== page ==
Bloodstone: The Journey Home is a third person role-playing total conversion of Valve’s Half Life 2 - Episode One, using the Source engine. In this modification, Khrinz, a common farm boy is plunged into an unknown world of magic and deceit, on the brink of an unstoppable invasion by a technologically advanced race. Bloodstone - The Journey Home is being developed by the 3rd year project group "Greenhorn Production" of the "Computer and Video Games" course at the University of Salford, UK. Please check our our website ( for more details about the game.

Post news Report RSS Game Design Update 2: It’s not what you think…

A deeper insight into some of our design features, mainly the Creature Levelling System.

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Hello Again!

Well the time has come to deliver another game design update with regards to the mod Bloodstone-The Journey Home.

Within this update I’m going to give a deeper insight into some of our design features, mainly the Creature Levelling System. Firstly though I would like to thank everyone who has visited the website and the mod page, especially the people who have decided to watch, comment or vote for the mod.

In the last update I mentioned that creatures level up intelligently with the player (Creature Levelling System), and that it wasn’t what you thought. Well, let me explain what I mean when I say ‘intelligently’.

Firstly let me divulge to you the reasoning and background as to why, as the game designer for Bloodstone, I felt it necessary to implement this feature in order to enhance the gameplay for the player.

As a player of many role-playing games over the last 15 years, I always found that venturing into new areas far beyond the scope of my initial level 1 character was fascinating and exciting. Even though invariably I would end up being surrounded by a horde of evil bloodthirsty level 20 creatures, it gave me a drive and enthusiasm to reach the heights of their power and come back at a later date to inflict my revenge. This ‘level barrier’ as I like to call it, is kind of an invisible wall, preventing the player from reaching areas that they should not be able to reach at an early stage of the game.

If you play MMORPG’s such as World of Warcraft or Dark Age of Camelot, or offline RPG’s such as the original Baldur’s Gate, this ‘level barrier’ is in place. It allows the developers to control the player by keeping them in particular areas or zones, while also allowing players to set their own goals within the game; whether that is to inflict their revenge on the creatures that shattered their glorified dreams, or just to see what’s beyond that horizon.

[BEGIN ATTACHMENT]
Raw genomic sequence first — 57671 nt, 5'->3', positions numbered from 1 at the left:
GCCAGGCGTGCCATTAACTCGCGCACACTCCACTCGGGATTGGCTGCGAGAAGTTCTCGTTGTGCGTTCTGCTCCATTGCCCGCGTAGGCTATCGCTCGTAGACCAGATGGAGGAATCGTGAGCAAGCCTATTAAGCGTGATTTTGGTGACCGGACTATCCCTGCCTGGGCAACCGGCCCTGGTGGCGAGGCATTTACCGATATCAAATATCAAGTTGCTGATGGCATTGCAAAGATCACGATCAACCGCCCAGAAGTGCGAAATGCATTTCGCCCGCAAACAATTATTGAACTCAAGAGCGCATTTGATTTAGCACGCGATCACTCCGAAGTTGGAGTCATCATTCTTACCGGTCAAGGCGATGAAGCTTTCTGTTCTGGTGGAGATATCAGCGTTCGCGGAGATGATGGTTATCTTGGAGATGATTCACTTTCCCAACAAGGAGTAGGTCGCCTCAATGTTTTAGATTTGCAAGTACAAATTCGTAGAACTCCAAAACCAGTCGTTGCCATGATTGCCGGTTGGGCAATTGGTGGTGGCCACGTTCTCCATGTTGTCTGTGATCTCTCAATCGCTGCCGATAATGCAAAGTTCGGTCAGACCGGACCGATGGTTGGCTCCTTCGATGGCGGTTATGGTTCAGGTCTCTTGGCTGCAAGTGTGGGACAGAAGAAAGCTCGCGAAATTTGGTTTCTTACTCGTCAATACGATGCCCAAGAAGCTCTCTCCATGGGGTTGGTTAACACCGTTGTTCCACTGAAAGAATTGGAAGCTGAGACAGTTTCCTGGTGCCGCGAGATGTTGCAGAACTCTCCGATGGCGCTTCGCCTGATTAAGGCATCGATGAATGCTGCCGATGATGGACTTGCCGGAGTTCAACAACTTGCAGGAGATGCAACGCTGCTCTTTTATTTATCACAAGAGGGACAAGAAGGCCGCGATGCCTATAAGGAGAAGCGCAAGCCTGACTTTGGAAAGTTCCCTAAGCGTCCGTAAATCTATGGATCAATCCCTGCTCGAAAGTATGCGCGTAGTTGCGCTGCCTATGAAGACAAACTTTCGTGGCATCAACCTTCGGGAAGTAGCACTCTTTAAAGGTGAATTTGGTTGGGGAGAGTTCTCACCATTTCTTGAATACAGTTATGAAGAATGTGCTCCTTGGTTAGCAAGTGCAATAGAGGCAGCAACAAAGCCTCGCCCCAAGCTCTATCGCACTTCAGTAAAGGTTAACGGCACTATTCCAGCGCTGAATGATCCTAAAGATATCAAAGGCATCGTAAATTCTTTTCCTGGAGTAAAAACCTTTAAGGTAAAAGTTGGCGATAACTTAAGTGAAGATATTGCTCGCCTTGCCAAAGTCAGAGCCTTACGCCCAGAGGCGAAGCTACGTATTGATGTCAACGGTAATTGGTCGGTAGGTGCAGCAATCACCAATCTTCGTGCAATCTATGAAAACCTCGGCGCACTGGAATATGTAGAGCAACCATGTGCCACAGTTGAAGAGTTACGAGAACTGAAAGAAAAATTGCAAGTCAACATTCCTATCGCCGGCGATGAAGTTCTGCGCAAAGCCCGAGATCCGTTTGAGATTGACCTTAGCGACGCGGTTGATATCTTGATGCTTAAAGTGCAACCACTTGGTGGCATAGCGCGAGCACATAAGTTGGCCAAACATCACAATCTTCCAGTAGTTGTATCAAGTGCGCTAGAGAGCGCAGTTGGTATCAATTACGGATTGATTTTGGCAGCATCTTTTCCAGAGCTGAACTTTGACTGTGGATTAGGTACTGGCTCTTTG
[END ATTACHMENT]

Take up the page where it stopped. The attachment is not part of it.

Some of the sharp readers out there will now be thinking, ‘level barriers’, doesn’t having creatures level up with the player kind of negate that?? Well let me explain further the intricacies of the CLS.

The CL system is based upon the player’s enemies levelling and unlocking new skills as the player levels. This means that the player could encounter the same creature 5 levels later, and it would be stronger and have new skills, giving the player an increased and varied challenge throughout the game.

The system works by using a simple formula:

Min =< (Level + X) =< Max

Where Min is the creature’s minimum level, Level is the player’s current level, X is the amount of levels that the creature is higher than the player, and Max is the creature’s level cap.

So using the following formula:

5 =< (8+2) =< 15

This shows that the player is level 8 and has encountered a creature that is two levels higher than him at level 10. The creature has a minimum level of 5 and a level cap of 15, meaning that this particular creature would only start levelling once the player had reached level 4, and would stop levelling when the player reached level 13, as it would have attained its level cap of 15.

The creature level cap is in place so that the player can still feel a sense of progression as they level up, while still allowing an increased challenge from the enemies they face. The minimum level restraint is in place so that certain creatures around the world will be at a certain level of toughness, preventing the player from reaching ‘high level content’ at very early levels (‘level barrier’).

This will allow the player to explore the environment and set their own boundaries depending on how high level their character is. This will also provide incentives for the player to level up so that they can come back later in the game and pass these invisible boundaries by conquering the initially tough creatures present there.

As creatures level up using the CL system, they also unlock different skills and acquire new names. This allows player’s to easily identify if a creature is much higher level than them, and face an increasing challenge as the new skills are brought against them.

So I hope everyone understands how the CLS will work, and I apologise for it being so long. I thank everyone who actually read it all, and I will leave you with an example of one of our creatures:

Min Level: 1
Max Level: 16
Level Difference: +1
Level Prefix: Shabby (1-4); Tattered (5-9); Rotting (10-15); Decrepid (15-16)
Starting Stats:
Strength: 58 Constitution: 69
Intelligence: 50 Hit Points: 250
Inner Power: 275 Attack Power: 29
Spell Power: 25 Absorbance: 8.13%
Armour Factor: 12 Damage Range: 28 – 51
Attack Speed: 4.3 Experience: 61

Yes there are a lot of stats, and yes, it did take me about 2 weeks to do all of the stats for every level of every creature in the game.

Have a happy holiday and thanks for reading!

Game Designer

Greenhorn Productions

p.s. watch out for some renders of our creatures in the next few days from our resident lead artist Adam, and the next instalment of Game Design Updates from me!

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